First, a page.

[ExI] The Field of HCI
anders at aleph.se
Sat Feb 2 12:26:39 UTC 2013
On 31/01/2013 02:14, Natasha Vita-More wrote:
> Human-computer interaction is one field I am teaching two classes in
> (theory and prototyping) and I'd like to ask you all for any insights,
> suggestions, latest theories, methods, etc. that would be helpful to
> these undergrad students who want to their work at a master's level.
Hmm, HCI is tricky. When I took it it was heavy on cognitive science
models, which was frankly rather boring. At the same time it borders on
design and very creative topics.
I think a key skill is being able to critique designs. To actually take
something, play around with it, and then not just tell whether it feels
good or bad (useful/useless, easy/hard, whatever) but to articulate
*what* makes it feel like that. This is not just good for feedback and
commentary, but for discovering how things can be made better. Even if
you don't know how to fix a problem, by formulating it clearly others
can help - and often even formulating it tends to resolve what should be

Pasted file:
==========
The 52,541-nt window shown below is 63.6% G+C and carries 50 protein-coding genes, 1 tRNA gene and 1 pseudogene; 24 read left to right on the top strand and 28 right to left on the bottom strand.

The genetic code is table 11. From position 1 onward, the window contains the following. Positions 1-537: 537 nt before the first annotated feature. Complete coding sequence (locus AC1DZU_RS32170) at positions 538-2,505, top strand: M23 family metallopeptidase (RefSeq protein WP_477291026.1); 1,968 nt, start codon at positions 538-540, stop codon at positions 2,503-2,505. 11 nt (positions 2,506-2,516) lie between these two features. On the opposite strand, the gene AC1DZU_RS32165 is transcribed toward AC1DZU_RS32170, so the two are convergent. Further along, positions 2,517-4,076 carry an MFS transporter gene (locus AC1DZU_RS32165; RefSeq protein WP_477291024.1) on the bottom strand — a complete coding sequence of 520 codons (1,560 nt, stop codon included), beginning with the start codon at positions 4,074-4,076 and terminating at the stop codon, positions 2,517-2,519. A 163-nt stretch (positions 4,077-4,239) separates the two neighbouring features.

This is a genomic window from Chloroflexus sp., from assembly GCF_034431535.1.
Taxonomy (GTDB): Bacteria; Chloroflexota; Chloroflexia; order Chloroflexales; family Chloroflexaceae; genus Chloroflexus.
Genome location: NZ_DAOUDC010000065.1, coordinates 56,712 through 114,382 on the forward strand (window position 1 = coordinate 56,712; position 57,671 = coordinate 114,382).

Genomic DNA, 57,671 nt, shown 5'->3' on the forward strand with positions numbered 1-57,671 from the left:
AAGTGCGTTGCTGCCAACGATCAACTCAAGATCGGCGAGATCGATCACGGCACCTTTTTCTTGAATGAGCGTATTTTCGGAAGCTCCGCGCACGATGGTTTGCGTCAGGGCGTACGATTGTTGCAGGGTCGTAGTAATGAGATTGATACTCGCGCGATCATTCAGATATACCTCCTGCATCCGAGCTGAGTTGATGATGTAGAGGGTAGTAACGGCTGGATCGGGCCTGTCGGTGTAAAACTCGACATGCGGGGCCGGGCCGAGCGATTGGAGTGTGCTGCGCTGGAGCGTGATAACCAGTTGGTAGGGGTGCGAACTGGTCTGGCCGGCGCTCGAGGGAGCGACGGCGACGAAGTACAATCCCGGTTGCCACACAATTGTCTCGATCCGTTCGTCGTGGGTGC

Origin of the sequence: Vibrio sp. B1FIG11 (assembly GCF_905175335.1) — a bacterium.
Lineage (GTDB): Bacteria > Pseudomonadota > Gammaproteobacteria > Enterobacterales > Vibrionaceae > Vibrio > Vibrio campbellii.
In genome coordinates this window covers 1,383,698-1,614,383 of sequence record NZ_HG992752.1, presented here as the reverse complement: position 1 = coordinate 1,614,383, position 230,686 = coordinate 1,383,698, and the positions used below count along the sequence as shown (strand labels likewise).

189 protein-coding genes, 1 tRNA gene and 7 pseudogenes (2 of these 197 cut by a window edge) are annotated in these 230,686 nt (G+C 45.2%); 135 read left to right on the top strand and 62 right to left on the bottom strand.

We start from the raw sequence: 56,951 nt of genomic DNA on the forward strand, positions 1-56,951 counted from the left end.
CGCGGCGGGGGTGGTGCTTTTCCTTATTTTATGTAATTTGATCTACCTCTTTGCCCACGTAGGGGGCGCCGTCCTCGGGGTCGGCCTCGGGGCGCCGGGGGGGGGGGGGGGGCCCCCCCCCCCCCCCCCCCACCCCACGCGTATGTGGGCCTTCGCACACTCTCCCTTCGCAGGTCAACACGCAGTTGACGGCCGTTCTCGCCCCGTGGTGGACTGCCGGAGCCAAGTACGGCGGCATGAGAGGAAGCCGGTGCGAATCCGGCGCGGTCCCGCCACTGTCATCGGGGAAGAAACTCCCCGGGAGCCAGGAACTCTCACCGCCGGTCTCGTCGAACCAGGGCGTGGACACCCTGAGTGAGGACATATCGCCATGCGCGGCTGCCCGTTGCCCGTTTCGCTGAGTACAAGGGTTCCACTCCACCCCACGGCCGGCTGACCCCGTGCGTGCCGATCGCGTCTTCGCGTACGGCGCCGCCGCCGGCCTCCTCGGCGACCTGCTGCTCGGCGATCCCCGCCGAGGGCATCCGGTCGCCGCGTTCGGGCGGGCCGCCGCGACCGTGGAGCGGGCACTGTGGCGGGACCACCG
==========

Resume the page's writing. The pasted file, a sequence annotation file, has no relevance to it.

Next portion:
Norman was my start too, he is good. I am also a great fan of Edward
Tufte (who isn't?), and since so much of the complexity of current
computers is about showing (or not showing) information he is quite
relevant to HCI. A lot of the wild and wonderful designs found in the
archives of http://infosthetics.com/ and http://benfry.com/projects/
ought to be inspirational.
Finally, something I think was totally lacking when I studied HCI and I
hope has become relevant now: motivation. Looking at the user interfaces
of Bryce or World of Warcraft shows something that would have failed all
the criteria discussed: too messy and idiosyncratic. Yet people learn
them, and become very good at using them. Why? Because they are
delightful to use, or the program itself allows you to do something
highly motivating. The work on gamification (and MacGonigals work on
ARGs) suggests to me that if you make the interfaces motivate users in
the right way the strangest interface will be learnable. So maybe the
core issue is not to fix the epistemic/perceptual aspects but the
emotional and motivational: if your software has the right built in
motivators (and demotivators) it will drive the right kind of learning
and use. But whether there is a good theory for this yet, I do not know.
Maybe the game design literature is worth a glance.
(Hmm, having an active wordcount in the lower border of a window might
actually be a simple gamification of writing, rewarding me with "points"
for writing... maybe it should also list the number of misspellings -
wordprocessing as a game!)
Future of Humanity Institute
Philosophy Faculty of Oxford University
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